Crown Castle Weathering the Storm

It’s been quite a year for Crown Castle (NYSE: CCI). Activist investor Elliott Management bought a big stake then called for management changes and an evaluation of whether the company should stay in the fiber/small cells business. This prompted former CEO Jay Brown to retire, Inside Towers reported (Brown Resignation Represents Strategic Shift for Crown Castle). The CCI Board is searching for a new CEO while it conducts a strategic review of the target fiber/small cells business. Through the turmoil, the company performed in line with its guidance and, for the most part, is conducting business as usual.

The company reported full-year 2023 consolidated site leasing and services revenues of $6.98 billion, down one percent on a year-over-year basis. Site rental revenues were up four percent YoY but site services were down by 36 percent, reflecting the slowdown of its national mobile network operator tenants. Adjusted EBITDA grew by two percent to $4.4 billion while AFFO increased by over two percent to $3.3 billion. Capital expenditures were $1.4 billion, up from $1.3 billion in 2022. 

CCI’s flagship tower business is relatively stable. The base of 40,034 towers at the end of 2023 was down by just 15 sites that were sold or decommissioned during the year. The company showed that it operates approximately 90,000 fiber route miles from which it provides fiber solutions for carriers and Enterprises, and which supports its small cell nodes. 

The company says it has 115,000 small cell nodes that are either installed or under contract. CCI had previously indicated that it would install 10,000 small cells in 2023. A total of 8,000 small cells were activated with 2,000 additional nodes completed and expected to begin billing in the first quarter of 2024. 

From a backlog of about 50,000 small cells, CCI says it will deploy another 14,000 small cells in 2024. Interestingly, it pointed out that about 60 percent of the nodes it installs today are colocation sites, meaning two, or sometimes three, MNOs share one small cell node. In just a few years, CCI says its small cell business has gone from majority anchor builds for one MNO tenant to a majority of multiple MNO colocation nodes.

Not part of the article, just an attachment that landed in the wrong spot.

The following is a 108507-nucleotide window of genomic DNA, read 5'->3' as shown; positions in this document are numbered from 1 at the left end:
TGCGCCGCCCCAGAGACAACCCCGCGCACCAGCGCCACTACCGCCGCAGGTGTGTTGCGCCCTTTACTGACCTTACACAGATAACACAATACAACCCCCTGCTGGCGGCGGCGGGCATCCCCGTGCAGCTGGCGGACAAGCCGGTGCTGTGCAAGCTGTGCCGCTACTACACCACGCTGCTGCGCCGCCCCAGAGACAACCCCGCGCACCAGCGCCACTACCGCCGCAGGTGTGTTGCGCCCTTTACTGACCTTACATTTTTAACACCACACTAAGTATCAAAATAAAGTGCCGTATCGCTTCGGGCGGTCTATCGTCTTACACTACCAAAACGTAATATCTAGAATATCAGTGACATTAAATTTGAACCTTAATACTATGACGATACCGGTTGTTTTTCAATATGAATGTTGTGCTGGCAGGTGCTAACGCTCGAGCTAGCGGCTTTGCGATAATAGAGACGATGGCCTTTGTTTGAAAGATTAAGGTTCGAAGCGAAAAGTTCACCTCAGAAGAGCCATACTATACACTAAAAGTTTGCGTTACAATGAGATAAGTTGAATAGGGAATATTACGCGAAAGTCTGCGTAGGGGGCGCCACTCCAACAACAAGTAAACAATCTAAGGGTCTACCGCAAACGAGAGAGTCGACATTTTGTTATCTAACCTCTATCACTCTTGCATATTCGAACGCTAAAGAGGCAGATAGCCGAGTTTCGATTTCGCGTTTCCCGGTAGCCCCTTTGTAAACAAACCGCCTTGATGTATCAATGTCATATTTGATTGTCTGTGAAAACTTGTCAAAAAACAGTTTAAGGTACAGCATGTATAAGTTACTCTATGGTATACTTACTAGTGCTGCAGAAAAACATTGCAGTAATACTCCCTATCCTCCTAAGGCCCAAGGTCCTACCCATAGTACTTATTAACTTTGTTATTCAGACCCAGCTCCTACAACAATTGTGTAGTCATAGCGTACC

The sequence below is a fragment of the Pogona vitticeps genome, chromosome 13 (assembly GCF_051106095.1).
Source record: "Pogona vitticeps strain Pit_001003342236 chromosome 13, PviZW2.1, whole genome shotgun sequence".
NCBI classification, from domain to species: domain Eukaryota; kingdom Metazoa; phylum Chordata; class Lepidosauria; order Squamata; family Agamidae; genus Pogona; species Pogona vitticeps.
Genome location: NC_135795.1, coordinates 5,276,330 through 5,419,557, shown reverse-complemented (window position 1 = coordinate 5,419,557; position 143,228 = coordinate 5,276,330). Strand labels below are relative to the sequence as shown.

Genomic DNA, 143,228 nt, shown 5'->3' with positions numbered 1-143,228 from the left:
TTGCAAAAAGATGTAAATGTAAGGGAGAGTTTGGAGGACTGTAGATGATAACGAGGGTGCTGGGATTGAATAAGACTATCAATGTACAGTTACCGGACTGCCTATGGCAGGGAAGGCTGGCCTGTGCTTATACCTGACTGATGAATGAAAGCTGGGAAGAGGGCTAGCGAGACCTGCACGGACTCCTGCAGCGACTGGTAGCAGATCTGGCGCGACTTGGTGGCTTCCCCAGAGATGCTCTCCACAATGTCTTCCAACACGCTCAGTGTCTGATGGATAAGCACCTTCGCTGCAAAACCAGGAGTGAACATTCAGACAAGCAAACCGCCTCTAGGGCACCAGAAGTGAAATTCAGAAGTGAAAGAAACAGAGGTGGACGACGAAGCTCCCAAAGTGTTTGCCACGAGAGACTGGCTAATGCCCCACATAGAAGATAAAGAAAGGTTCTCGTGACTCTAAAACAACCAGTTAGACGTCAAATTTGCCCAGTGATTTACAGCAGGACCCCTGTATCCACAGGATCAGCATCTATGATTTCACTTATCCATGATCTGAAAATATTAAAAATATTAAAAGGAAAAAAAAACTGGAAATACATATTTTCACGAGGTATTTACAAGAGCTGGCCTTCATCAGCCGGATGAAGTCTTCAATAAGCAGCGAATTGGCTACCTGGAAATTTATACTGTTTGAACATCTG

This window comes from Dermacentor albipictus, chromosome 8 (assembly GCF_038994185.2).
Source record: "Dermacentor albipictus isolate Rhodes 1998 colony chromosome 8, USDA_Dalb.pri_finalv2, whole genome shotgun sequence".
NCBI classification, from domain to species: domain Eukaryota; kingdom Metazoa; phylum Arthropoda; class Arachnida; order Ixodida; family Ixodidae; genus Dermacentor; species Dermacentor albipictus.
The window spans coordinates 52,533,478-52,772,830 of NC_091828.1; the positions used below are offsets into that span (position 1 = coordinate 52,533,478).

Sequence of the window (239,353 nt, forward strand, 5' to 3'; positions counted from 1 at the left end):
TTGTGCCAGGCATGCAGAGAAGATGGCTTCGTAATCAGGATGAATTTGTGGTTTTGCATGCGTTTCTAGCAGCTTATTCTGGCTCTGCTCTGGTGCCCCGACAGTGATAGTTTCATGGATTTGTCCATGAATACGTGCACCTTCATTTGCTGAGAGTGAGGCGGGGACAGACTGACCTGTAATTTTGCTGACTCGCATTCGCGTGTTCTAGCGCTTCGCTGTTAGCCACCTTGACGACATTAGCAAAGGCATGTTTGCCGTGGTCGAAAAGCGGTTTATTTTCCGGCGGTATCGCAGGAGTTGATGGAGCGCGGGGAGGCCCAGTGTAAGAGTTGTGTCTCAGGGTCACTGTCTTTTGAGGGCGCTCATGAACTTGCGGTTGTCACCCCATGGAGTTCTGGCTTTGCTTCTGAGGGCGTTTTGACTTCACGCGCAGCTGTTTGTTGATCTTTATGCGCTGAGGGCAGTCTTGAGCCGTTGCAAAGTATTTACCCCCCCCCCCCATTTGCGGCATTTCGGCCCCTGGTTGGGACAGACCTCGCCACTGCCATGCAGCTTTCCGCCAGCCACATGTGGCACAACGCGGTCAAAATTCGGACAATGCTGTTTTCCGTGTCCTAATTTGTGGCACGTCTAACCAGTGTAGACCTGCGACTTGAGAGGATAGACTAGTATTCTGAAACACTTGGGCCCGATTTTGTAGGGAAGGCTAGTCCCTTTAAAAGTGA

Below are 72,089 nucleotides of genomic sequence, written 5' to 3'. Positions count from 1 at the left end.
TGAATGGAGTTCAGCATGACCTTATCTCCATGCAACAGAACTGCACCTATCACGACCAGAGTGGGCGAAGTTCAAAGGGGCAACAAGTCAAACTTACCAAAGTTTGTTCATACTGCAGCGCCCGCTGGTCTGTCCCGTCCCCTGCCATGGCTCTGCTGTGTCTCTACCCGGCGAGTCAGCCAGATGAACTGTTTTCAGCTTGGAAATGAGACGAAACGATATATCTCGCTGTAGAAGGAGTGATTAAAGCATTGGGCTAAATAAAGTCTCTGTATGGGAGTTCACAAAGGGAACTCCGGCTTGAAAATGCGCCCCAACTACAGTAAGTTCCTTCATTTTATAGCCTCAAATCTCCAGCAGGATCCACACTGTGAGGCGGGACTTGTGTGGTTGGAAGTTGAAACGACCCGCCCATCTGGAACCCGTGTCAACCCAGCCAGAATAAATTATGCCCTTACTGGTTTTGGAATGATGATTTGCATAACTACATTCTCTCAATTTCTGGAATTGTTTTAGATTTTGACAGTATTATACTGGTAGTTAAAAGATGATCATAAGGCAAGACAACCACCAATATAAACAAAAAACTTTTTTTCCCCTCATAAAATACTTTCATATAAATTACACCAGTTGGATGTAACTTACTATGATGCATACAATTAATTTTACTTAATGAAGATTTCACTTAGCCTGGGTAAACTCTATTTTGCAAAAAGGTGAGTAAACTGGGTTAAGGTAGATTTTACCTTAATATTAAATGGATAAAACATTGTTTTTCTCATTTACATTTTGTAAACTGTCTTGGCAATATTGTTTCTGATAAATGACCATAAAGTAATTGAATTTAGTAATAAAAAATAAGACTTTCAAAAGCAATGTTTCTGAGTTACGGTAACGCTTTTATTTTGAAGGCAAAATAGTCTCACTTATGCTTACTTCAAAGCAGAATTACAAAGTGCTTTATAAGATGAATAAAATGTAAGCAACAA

In the company’s 4Q23 earnings call, interim CEO Tony Melone indicated that the strategic review of its fiber/small cells business is underway and at this junction, all options are still on the table.

With master lease agreements in place with the big three national MNOs, CCI says it has roughly 75 percent of organic revenue contracted through 2027. Its business remains concentrated with the MNOs, however. In 2023, T-Mobile accounted for 36 percent while AT&T and Verizon were each 19 percent, and the 26 percent distributed among all other wireless service provider tenants.

Full year 2024 consolidated site rental billings growth, excluding the impact of Sprint cancellations, is expected to be five percent, including 4.5 percent from towers, 13 percent from small cells, and three percent from fiber solutions.

The full year 2024 outlook for discretionary capital expenditures is $1.5 to $1.6 billion, including approximately $1.4 billion in the fiber segment and $180 million in the towers segment. 

By John Celentano, Inside Towers Business Editor

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